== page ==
Excerpt below (source). [Emphasis mine]

“We mentioned earlier that in the past decade the investment environment has changed from one in which great businesses were totally unappreciated to one in which they are appropriately recognized. The Washington Post Company (“WPC”) provides an excellent example.

We bought all of our WPC holdings in mid-1973 at a price of not more than one-fourth of the then per-share business value of the enterprise. Calculating the price/value ratio required no unusual insights. Most security analysts, media brokers, and media executives would have estimated WPC’s intrinsic business value at $400 to $500 million just as we did. And its $100 million stock market valuation was published daily for all to see. Our advantage, rather, was attitude: we had learned from Ben Graham that the key to successful investing was the purchase of shares in good businesses when market prices were at a large discount from underlying business values.

Most institutional investors in the early 1970s, on the other hand, regarded business value as of only minor relevance when they were deciding the prices at which they would buy or sell. This now seems hard to believe. However, these institutions were then under the spell of academics at prestigious business schools who were preaching a newly-fashioned theory: the stock market was totally efficient, and therefore calculations of business value – and even thought, itself – were of no importance in investment activities. (We are enormously indebted to those academics: what could be more advantageous in an intellectual contest – whether it be bridge, chess, or stock selection than to have opponents who have been taught that thinking is a waste of energy?)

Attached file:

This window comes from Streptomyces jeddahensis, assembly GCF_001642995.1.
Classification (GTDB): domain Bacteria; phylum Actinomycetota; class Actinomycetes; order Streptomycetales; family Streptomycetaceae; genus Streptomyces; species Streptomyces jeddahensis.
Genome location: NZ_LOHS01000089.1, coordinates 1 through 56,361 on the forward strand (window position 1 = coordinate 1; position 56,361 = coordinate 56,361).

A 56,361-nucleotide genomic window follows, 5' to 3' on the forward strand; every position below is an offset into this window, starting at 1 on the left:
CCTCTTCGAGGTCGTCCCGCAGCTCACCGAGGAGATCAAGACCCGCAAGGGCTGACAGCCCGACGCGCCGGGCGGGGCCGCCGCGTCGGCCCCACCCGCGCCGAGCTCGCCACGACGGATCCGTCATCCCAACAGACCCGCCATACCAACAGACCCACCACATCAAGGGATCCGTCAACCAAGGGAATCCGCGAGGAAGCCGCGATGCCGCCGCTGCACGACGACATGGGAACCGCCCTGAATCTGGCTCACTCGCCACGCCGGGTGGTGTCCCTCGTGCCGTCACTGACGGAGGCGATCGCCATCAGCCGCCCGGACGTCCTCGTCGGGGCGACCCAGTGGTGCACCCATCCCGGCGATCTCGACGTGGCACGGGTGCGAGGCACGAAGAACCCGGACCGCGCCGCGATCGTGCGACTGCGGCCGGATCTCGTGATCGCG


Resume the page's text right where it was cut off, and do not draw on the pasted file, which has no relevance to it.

Through 1973 and 1974, WPC continued to do fine as a business, and intrinsic value grew. Nevertheless, by yearend 1974 our WPC holding showed a loss of about 25%, with the market value at $8 million against our cost of $10.6 million. What we had thought ridiculously cheap a year earlier had become a good bit cheaper as the market, in its infinite wisdom, marked WPC stock down to well below 20 cents on the dollar of intrinsic value.”

This last paragraph is important as it describes one of two important ideas all investors need to apply.

“The stock investor is neither right nor wrong because others agreed or disagreed with him; he is right because his facts and analysis are right.”

As Epictetus recommended in Enchiridion;

‘Impression come to us in five ways: things are and appear to be; or they are not, and do not appear to be, or they are but do not appear to be, or they are not, and yet appear to be. The duty of the educated man in all cases is to judge correctly.’

In the case of Washington Post: they are but do not appear to be.

Returning back to our premise of why ‘high risk equals high returns’ is plain wrong because it is possible to reduce risk and earn high returns. This is exactly what all the great investors do, they focus on reducing risk first, and ‘what’s the downside?’ they ask. Because they know that if they protect the downside the returns will come as a result.

In order to preserve capital and maximize value, 3G Capital believes that factoring in the downside of an investment is equally as important as the upside potential. This philosophy has helped the firm weather various global economic cycles.

3G Capital

Let’s return and see how Buffett’s investment in Washington Post turned out.